• 1 clove garlic, minced
  • 2 cups frozen peas and carrots (or any mixed vegetables), thawed
  • ¼ cup soy sauce or tamari (gluten free soy sauce alternative)
  • 1 tsp toasted sesame oil
  • 2 large eggs, beaten
  • Salt to taste

  1. To rice the cauliflower: 1) chop into florets and pulse in a food processor until fine or 2) hold each half of the cauliflower by the core and grate with a box grater. Discard the core.
  2. Place riced cauliflower in the fridge to chill for at least an hour.
  3. Heat oil in a large saute pan over medium heat.
  4. Add the onion and garlic and saute until the onion is translucent.
  5. Add the cauliflower, veggies, soy sauce and sesame oil. Mix well and cook for 5 minutes to soften the cauliflower.
  6. Push cauliflower mixture to one side of the pan. Add eggs to empty side of pan and scramble, gently breaking up with a wooden spoon.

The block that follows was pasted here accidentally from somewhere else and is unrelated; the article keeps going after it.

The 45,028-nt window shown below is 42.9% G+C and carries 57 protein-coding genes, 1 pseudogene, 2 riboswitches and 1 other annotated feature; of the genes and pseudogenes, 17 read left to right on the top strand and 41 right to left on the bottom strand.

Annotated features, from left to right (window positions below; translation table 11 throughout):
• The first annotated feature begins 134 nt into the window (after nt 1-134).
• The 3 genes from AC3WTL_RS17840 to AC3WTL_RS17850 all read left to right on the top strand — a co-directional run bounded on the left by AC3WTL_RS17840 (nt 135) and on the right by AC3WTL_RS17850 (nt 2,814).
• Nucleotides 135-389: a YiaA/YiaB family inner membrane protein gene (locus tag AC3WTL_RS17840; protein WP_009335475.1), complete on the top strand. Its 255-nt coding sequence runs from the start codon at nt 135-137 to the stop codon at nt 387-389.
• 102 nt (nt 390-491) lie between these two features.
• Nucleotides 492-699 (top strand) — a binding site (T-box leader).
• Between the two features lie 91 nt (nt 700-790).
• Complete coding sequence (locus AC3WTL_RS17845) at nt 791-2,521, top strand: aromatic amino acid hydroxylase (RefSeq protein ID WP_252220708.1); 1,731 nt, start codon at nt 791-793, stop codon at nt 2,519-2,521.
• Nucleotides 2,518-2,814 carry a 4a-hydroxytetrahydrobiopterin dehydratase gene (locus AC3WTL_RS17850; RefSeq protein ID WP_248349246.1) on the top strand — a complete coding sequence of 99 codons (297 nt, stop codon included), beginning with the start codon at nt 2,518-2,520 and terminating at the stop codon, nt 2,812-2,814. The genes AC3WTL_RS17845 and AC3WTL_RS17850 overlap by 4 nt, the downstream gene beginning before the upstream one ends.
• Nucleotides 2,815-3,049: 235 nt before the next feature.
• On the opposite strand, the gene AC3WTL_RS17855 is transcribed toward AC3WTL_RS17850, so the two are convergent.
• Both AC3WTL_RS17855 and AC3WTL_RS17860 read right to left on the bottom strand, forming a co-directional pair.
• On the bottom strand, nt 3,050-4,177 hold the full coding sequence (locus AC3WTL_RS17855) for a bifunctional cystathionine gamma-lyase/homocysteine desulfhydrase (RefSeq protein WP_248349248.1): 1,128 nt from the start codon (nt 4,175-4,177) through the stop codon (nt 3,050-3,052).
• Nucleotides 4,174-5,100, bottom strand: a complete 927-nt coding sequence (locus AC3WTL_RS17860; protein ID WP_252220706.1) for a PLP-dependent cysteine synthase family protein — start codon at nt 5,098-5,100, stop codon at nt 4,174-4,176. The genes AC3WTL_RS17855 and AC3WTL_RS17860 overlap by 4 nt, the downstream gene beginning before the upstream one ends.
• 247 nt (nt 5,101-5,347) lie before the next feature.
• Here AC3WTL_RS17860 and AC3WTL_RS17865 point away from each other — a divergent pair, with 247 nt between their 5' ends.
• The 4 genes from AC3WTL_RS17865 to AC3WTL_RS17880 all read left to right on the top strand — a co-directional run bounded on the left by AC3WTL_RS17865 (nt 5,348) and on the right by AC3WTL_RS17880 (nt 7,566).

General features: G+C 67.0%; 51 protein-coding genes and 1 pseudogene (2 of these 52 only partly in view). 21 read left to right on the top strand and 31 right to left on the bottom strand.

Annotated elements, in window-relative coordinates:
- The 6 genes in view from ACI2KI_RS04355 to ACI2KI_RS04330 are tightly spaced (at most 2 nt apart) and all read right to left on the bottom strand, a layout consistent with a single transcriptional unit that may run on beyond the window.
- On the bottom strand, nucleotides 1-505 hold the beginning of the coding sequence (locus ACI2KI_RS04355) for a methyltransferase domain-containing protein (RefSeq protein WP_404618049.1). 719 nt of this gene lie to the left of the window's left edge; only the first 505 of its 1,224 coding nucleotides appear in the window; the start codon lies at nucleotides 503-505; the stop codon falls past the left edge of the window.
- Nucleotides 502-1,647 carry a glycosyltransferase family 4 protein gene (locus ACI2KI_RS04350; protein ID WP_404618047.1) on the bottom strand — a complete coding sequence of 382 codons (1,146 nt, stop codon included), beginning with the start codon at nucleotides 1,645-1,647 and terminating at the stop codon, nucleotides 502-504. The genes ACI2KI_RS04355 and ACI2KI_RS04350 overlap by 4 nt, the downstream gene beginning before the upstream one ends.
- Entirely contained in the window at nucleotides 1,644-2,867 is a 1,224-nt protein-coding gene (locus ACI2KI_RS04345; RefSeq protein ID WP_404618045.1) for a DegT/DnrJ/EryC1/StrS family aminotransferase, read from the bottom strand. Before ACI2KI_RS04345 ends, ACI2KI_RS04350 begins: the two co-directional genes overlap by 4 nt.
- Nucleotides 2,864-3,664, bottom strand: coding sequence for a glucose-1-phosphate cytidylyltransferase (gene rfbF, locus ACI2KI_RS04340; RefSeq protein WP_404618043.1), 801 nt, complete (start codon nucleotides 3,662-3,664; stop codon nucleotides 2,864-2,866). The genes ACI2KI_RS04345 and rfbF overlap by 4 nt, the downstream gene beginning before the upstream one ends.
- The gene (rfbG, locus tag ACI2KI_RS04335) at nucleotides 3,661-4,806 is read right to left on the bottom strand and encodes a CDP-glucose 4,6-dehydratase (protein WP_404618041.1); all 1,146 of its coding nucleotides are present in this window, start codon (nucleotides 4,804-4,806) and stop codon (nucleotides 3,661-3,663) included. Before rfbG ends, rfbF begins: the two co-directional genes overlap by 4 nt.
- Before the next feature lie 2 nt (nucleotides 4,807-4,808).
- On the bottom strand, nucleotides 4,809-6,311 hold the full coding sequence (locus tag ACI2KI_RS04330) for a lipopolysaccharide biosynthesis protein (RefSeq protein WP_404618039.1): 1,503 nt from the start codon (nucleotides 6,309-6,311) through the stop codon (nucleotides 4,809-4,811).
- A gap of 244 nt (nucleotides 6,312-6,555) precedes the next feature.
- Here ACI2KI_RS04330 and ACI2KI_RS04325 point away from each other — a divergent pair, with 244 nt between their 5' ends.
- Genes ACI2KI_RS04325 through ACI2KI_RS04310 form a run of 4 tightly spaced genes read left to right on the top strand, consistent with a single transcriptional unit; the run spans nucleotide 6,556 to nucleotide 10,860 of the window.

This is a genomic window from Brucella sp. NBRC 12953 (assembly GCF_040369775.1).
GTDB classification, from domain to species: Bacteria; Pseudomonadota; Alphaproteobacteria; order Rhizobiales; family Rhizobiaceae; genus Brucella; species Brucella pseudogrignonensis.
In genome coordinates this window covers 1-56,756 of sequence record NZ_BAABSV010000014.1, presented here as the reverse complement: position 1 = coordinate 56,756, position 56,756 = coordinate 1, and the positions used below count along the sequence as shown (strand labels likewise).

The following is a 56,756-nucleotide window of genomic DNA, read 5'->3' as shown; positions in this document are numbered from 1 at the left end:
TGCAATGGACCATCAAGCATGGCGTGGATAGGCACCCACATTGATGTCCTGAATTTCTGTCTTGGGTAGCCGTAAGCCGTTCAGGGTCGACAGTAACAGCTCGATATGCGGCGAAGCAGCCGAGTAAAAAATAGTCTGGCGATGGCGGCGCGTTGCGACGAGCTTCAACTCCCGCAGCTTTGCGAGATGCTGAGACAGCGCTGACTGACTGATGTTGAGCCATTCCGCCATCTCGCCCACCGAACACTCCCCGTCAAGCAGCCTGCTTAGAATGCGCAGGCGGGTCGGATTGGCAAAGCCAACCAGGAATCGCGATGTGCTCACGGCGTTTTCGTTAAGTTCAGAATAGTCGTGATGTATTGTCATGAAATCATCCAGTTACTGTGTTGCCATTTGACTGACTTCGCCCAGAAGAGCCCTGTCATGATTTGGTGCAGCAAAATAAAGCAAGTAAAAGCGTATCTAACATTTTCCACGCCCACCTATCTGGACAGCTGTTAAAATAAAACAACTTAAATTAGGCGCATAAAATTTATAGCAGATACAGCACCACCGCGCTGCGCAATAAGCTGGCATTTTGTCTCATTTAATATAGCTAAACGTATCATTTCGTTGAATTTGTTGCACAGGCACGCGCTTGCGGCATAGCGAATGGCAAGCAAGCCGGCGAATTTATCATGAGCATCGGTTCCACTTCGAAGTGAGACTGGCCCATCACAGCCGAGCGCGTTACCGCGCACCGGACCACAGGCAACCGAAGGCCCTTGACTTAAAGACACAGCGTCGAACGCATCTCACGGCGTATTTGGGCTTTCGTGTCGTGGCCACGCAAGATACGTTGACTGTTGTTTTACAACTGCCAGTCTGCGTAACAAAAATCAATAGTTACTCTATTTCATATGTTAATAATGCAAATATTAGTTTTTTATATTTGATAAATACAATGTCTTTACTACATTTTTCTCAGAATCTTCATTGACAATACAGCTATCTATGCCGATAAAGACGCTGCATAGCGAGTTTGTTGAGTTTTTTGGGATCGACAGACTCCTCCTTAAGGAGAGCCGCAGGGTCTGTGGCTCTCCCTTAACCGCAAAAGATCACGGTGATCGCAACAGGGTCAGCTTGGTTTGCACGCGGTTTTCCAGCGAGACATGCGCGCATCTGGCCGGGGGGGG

7. Once the eggs have set, combine with “rice.”
  8. Salt to taste, if desired (you won’t need much because of the soy sauce). Serve warm.


Crock Pot Shredded Pork

Pulled pork is probably one of my favorite foods…. right after cheese, avocadoes, and brownies. Oh, and bacon. So really, it’s my second favorite pig product, but still very high on my list.


I’ve made it in the crockpot a few times in the past, and I’m always left disappointed. I determined the culprit was using liquid in the recipe. Since food gives off a ton of liquid when cooked in a slow cooker, the pork always ended up swimming in liquid, which diluted all of the spices I added in the beginning. This is why I’ve never shared my crockpot pork recipe in the past… it just wasn’t anything special. [Read more...]

Roasted Tomatillo Salsa

I hope I live to see the day green salsa is as plentiful as the red stuff.


The only reason I ever entertain the thought of eating at Moe’s is because I love their salsa verde. Only recently have I found a jarred brand of tomatillo salsa that doesn’t suck (this stuff). Which, of course, means I’ve become obsessed. I go through at least one jar a week.  [Read more...]